Another book I spotted was Why Blame Israel? The only reason I recall said book was not because I found it in any way enticing, but because it had been ‘blurbed’ by Julie Burchill. The blurb says (according to an Amazon reviewer – I can’t recall it verbatim):

“There exists a quite striking bias against Israel. Neill Lochery’s excellent, accesible book is a must read for anyone wanting a tonic to this persistent and illogical prejudice”.

This came to mind when reading the following passage by Cosmo Landesman (Julie Burchill’s former husband) in his profile of Naim Attallah in today’s Sunday Times:

Still, I always hoped I’d get the call, until he approached my then wife Julie Burchill and asked for an interview for his forthcoming book about prominent women. He thought Julie would be flattered to be part of such esteemed company as Germaine Greer, Tina Brown, Joan Bakewell, Margaret Drabble and Clare Short. She replied, “No, I won’t be in your book. One, because I don’t like Arabs in general. Two, because I don’t like Palestinians in particular. And three, because I particularly don’t like you. Now sling your hook.”

When I suggested to Julie that perhaps a simple “no, thanks” might be a more appropriate response, she called me “a weak, gutless, self-loathing Jew”.

Who better than Julie Burchill, then, to write blurbs making reference to ‘striking bias’ and ‘persistent and illogical prejudice’?

There are lots of dead rats on the roads

I have never seen so many dead rats in all my life. They are lining the roads where I go out running.

Ever swallowed a fly when out running? I have, and it brings me out in a violent gurgle, like an emptying sink, as I try to expel it from my organism.  Not very pleasant.

Well, all the dead rats are attracting flies, so I am now running long stretches with my mouth closed. Great for endurance training, not so great for feeling at one with nature.

Ugly Betty is on now..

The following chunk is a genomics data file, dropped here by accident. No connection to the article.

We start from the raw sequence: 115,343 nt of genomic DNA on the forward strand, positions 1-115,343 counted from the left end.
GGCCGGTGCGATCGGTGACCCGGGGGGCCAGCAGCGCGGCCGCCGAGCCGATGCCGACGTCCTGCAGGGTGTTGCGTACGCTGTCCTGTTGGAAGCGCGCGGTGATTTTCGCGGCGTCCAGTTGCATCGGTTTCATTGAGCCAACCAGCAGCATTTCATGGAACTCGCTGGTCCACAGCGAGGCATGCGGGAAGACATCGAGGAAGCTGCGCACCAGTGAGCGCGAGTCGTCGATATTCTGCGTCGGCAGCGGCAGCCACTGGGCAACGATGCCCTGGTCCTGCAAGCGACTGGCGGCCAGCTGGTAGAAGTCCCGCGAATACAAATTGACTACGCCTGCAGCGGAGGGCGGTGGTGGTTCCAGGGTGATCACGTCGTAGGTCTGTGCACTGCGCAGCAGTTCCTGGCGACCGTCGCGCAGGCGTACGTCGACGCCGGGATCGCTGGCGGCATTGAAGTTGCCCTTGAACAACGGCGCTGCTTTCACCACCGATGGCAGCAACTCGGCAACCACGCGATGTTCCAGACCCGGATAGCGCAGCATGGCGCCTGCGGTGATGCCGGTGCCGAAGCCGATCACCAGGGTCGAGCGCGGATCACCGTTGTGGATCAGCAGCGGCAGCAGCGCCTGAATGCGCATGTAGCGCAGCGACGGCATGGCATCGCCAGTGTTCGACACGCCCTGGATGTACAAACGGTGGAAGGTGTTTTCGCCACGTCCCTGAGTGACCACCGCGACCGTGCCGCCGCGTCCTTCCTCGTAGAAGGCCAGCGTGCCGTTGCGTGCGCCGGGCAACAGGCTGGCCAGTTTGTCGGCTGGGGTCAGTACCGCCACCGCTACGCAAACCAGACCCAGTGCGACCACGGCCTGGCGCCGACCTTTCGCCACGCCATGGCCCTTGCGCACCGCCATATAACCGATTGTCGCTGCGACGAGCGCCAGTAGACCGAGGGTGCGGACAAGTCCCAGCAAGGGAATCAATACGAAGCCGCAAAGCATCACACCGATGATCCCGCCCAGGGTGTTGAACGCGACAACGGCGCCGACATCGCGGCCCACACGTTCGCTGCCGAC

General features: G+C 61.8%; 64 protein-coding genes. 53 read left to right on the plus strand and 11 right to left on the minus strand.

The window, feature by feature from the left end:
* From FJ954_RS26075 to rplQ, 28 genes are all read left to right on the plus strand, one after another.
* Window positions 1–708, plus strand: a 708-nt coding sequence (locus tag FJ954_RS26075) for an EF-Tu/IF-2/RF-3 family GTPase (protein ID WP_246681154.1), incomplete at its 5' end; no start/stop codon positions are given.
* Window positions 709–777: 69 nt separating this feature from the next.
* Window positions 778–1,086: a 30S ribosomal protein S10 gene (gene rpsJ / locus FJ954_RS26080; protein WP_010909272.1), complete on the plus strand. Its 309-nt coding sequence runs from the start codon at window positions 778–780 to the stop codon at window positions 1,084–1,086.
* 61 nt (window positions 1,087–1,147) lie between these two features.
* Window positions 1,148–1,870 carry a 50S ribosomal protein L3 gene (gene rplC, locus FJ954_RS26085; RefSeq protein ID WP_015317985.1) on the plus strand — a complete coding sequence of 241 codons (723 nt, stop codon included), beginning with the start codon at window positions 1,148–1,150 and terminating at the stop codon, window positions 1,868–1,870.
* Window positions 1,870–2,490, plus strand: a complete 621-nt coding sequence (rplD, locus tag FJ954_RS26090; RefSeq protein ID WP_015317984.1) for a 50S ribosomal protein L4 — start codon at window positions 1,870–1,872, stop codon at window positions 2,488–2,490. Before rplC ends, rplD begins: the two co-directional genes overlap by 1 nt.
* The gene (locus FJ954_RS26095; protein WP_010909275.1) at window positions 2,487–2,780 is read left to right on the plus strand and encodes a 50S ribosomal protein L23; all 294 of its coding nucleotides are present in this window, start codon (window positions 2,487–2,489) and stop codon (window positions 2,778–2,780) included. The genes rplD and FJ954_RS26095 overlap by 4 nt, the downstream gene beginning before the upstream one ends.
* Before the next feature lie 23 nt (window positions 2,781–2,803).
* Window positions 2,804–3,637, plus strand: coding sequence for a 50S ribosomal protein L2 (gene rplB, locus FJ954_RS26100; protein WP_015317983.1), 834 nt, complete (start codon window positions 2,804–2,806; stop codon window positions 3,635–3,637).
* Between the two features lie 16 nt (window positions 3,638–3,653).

I love Ugly Betty. It is the best thing on TV now that Life on Mars has finished. And that’s despite the fact that Jim Robinson from Neighbours is in it. I remember I bought a Neighbours magazine one time, in about 1988 which profiled all the actors and their lives. Jim Robinson’s actor posed in it with his collection of sports cars, and when he was asked about his favourite musical instrument, he said a cool flute, played by a beautiful woman in bed beside him. I remember thinking how stupid. It would sound the same if it was an ugly man beside him in bed. I was 11.

It just occurred to me

listening to Dinosaur Jr’s Where You Been, for the first time in about 13 years, that J Mascis:

sounds a lot like Chris from Family Guy:

and now I’m finding it hard to take his music very seriously, despite his immense talent.

Fascist Northern Ireland, in 10 easy steps

The more I think about Naomi Wolf’s article of yesterday, the sillier it becomes.

A Cedar Lounge Revolutionary is right:

Nowhere in the piece does Wolf exhibit any kind of understanding of what fascism actually is or was (I’d recommend Paxton’s Anatomy of Fascism for a serious and informative discussion of the subject). Rather she picks the definition that fits the examples she can find which, while certainly to credit to Bush and the rest fall far short of the kind of tyranny Wolf seeks to invoke.